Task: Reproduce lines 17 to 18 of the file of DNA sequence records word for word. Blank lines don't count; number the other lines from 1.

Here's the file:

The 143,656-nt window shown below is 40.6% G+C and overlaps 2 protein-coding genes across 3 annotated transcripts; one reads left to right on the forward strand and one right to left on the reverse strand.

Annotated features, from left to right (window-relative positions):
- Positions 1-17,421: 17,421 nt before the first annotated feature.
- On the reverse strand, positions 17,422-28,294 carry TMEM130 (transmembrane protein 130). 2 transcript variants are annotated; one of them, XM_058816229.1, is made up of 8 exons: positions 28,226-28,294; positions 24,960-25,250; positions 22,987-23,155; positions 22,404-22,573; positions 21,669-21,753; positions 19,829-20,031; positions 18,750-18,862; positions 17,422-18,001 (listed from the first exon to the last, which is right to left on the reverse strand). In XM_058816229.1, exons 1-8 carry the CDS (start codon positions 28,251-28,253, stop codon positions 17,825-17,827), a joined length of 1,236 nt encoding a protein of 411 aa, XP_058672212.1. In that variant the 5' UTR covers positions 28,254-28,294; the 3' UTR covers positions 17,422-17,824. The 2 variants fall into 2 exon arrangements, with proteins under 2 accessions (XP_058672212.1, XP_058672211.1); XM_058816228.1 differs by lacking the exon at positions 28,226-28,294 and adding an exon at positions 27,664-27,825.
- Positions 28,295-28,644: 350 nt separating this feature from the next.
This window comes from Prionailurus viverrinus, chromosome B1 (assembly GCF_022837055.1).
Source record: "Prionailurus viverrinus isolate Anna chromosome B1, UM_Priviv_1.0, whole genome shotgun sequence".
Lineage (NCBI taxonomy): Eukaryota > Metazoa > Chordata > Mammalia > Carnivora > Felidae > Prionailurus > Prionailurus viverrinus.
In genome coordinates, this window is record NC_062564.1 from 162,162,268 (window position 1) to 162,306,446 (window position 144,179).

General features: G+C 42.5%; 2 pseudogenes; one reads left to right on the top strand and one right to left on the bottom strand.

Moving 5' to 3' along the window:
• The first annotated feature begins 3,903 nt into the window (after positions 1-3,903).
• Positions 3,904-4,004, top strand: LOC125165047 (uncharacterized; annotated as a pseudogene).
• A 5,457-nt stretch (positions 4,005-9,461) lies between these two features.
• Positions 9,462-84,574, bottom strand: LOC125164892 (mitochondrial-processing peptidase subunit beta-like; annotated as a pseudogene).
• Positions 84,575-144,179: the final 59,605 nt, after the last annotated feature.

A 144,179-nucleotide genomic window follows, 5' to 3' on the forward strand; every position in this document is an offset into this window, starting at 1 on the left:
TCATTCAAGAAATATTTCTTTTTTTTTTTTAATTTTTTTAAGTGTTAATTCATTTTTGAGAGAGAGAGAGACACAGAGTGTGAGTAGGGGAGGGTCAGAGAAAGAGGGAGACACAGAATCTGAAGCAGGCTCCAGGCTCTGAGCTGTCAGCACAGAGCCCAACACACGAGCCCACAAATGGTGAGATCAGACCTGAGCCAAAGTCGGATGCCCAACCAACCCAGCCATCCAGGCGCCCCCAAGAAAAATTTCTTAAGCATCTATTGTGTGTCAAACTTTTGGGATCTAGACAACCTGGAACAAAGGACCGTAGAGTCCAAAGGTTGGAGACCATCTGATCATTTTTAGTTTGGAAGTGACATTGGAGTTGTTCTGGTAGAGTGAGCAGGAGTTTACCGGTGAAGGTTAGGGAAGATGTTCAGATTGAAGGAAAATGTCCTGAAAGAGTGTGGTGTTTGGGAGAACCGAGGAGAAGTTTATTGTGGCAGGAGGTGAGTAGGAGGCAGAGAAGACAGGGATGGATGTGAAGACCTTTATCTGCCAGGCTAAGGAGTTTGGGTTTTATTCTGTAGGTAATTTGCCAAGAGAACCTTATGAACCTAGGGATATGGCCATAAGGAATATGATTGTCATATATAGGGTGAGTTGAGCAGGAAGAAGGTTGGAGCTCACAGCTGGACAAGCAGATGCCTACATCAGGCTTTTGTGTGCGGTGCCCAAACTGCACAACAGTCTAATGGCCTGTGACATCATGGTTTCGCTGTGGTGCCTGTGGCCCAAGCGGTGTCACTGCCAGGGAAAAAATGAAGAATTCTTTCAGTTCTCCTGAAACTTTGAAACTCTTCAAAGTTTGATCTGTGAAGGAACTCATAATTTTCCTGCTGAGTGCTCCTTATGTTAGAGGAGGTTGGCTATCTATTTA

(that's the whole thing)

A 144,179-nucleotide genomic window follows, 5' to 3' on the forward strand; every position in this document is an offset into this window, starting at 1 on the left:
TCATTCAAGAAATATTTCTTTTTTTTTTTTAATTTTTTTAAGTGTTAATTCATTTTTGAGAGAGAGAGAGACACAGAGTGTGAGTAGGGGAGGGTCAGAGAAAGAGGGAGACACAGAATCTGAAGCAGGCTCCAGGCTCTGAGCTGTCAGCACAGAGCCCAACACACGAGCCCACAAATGGTGAGATCAGACCTGAGCCAAAGTCGGATGCCCAACCAACCCAGCCATCCAGGCGCCCCCAAGAAAAATTTCTTAAGCATCTATTGTGTGTCAAACTTTTGGGATCTAGACAACCTGGAACAAAGGACCGTAGAGTCCAAAGGTTGGAGACCATCTGATCATTTTTAGTTTGGAAGTGACATTGGAGTTGTTCTGGTAGAGTGAGCAGGAGTTTACCGGTGAAGGTTAGGGAAGATGTTCAGATTGAAGGAAAATGTCCTGAAAGAGTGTGGTGTTTGGGAGAACCGAGGAGAAGTTTATTGTGGCAGGAGGTGAGTAGGAGGCAGAGAAGACAGGGATGGATGTGAAGACCTTTATCTGCCAGGCTAAGGAGTTTGGGTTTTATTCTGTAGGTAATTTGCCAAGAGAACCTTATGAACCTAGGGATATGGCCATAAGGAATATGATTGTCATATATAGGGTGAGTTGAGCAGGAAGAAGGTTGGAGCTCACAGCTGGACAAGCAGATGCCTACATCAGGCTTTTGTGTGCGGTGCCCAAACTGCACAACAGTCTAATGGCCTGTGACATCATGGTTTCGCTGTGGTGCCTGTGGCCCAAGCGGTGTCACTGCCAGGGAAAAAATGAAGAATTCTTTCAGTTCTCCTGAAACTTTGAAACTCTTCAAAGTTTGATCTGTGAAGGAACTCATAATTTTCCTGCTGAGTGCTCCTTATGTTAGAGGAGGTTGGCTATCTATTTA